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The Housing Authority of Covington employed 37 youth workers over the summer who gained experience at nonprofit associations and learned life skills such as interviewing, resume making and financial management. tion on how to proceed in a particular career of interest. “It’s giving them the opportunity to gain work experience and do it in a setting where they’re getting a lot of support,” Pierce said. Youth workers finished up the program, which started June 15, by meeting with the Covington
Police Department. “It’s a very good program,” said Officer Eric Higgins, who took the youth workers on a tour of the Kenton County jail. “Anything that sheds a positive light on these kids and gets them to focus on their future – the benefits are plentiful.” The youth workers were
awarded a $250 bonus at the end of the program, which wrapped up July 31. James Miller, 18, was one of the program’s youth leaders and is a University of Louisville student. “It helps kids and puts them on the right path and keeps them out of trouble in the summer,” he said.
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August 6, 2009
Police calling for citizen volunteers for team By Regan Coomer email@example.com
Taylor Mill Police are calling for participants in their Neighborhood Emergency Assistance Team (NEAT) program. The police department will host an orientation for citizens interested in joining the team at 6 p.m. Tuesday Aug. 25 at the Pride Park Community Center. NEAT is a community partnership in which citizen volunteers are trained to assist the department during incidents where an extra hand is welcome. For example, officers could call on NEAT members during missing children searches, special city events and natural disasters. Started in 2005, the Kentucky Crime Prevention
Members of Taylor Mill’s Neighborhood Emergency Action Team wear this badge when they assist the Taylor Mill Police Department in finding missing children, directing traffic or in any other circumstance where help is needed. The city will host a new NEAT class Aug. 25. Coalition honored NEAT as an “Outstanding Crime Prevention Project.” “We’re such a small agency we can use extra people,” said Joe Wilder of the Taylor Mill Police Department. “Especially citizens in the community –
they see more of what’s happening on their streets than we do.” NEAT is based on the Federal Emergency Management Agency’s Community Emergency Response, which educates people about disaster preparedness and basic disaster response skills. Citizens are trained three hours a week over a six-week period. Residents learn psychological first aid, fire suppression, search and rescue, traffic control and more. Wilder said a person doesn’t necessarily need to volunteer for physical assistance - all skills are needed. “We need everybody from different backgrounds,” he said. “I’m sure we can find something for them to do and help us out and give back to the community.”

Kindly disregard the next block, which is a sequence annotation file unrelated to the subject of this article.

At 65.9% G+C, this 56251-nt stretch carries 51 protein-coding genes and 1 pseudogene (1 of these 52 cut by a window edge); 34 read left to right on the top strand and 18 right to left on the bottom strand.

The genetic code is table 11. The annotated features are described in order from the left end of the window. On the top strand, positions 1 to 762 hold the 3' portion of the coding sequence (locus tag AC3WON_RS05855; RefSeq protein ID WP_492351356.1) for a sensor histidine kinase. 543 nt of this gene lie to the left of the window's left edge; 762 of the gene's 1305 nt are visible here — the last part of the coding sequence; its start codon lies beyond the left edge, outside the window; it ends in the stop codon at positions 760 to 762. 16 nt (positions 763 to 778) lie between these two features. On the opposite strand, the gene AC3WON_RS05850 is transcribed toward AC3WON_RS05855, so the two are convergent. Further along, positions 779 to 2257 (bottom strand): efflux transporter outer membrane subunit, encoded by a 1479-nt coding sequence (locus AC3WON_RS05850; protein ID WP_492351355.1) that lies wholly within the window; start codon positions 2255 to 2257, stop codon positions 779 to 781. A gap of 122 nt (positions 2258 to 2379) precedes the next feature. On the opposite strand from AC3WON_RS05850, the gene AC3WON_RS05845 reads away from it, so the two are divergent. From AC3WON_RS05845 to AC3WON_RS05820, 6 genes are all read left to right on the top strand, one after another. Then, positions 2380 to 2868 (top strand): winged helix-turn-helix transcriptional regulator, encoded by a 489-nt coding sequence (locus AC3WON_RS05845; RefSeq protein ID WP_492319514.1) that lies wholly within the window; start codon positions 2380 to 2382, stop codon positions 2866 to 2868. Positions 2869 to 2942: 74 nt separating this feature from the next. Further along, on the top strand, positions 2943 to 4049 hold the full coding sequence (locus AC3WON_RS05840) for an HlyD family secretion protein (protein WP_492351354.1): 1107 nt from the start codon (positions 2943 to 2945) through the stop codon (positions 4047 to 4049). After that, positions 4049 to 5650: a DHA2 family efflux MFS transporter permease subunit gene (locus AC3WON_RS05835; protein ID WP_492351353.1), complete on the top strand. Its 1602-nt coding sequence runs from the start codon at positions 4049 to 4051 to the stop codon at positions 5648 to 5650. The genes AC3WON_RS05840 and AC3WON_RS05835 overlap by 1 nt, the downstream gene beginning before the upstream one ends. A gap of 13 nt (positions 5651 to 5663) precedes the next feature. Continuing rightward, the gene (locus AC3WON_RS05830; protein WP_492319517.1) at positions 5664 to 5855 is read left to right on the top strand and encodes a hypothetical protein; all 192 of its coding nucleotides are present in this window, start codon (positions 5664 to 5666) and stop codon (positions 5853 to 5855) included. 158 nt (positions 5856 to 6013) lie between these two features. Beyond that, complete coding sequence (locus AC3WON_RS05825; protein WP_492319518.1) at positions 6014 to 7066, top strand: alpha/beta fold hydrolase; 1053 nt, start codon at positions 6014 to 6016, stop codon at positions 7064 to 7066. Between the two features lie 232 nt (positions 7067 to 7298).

How to join
For more information about joining the Neighborhood Emergency Assistance Team, call the Taylor Mill Police Department at 581-1192. Individuals must be a Taylor Mill resident, 21 years of age and have a clean background and driving record. NEAT orientation will take place at 6 p.m. Aug. 25 at the Pride Park Community Center. Close to 30-year resident Carole Talbert joined NEAT four years ago. “We had so much fun with it and really we very much enjoyed learning more about what the police do and just their roles in the community,” she said. NEAT members also get to meet more fellow residents. “When you get to volunteer at different events and you work alongside the police department you get to meet more of the people that you live with. It’s just a lot of fun,” Talbert said.
FOP golfs for scholarships By Regan Coomer
The Kenton County Police FOP Lodge No. 44 needs the community’s help to award scholarships to local high school students. The FOP will host a Night Golf Outing at 8 p.m. Saturday Aug. 15 at the Kenton County Golf Course in hopes of launching a new community outreach program that will award a $1,000 scholarship to a graduating male and female high school senior. “We’re trying to do more things with the community,” said Kenton County Police Captain Greg Sandel. “If we get kids out there who are big into the community and they need help with school then we want to be able to try and help them out.” Cost for a nine-hole night game of golf will be $65 a person, which includes a homemade meal of BBQ, macaroni salad, cole slaw and baked beans as well as a golf towel and T-shirt. Trophies will be awarded to the golfers with the longest drive as well as teams who finish first, second, third and last. Chances to win Reds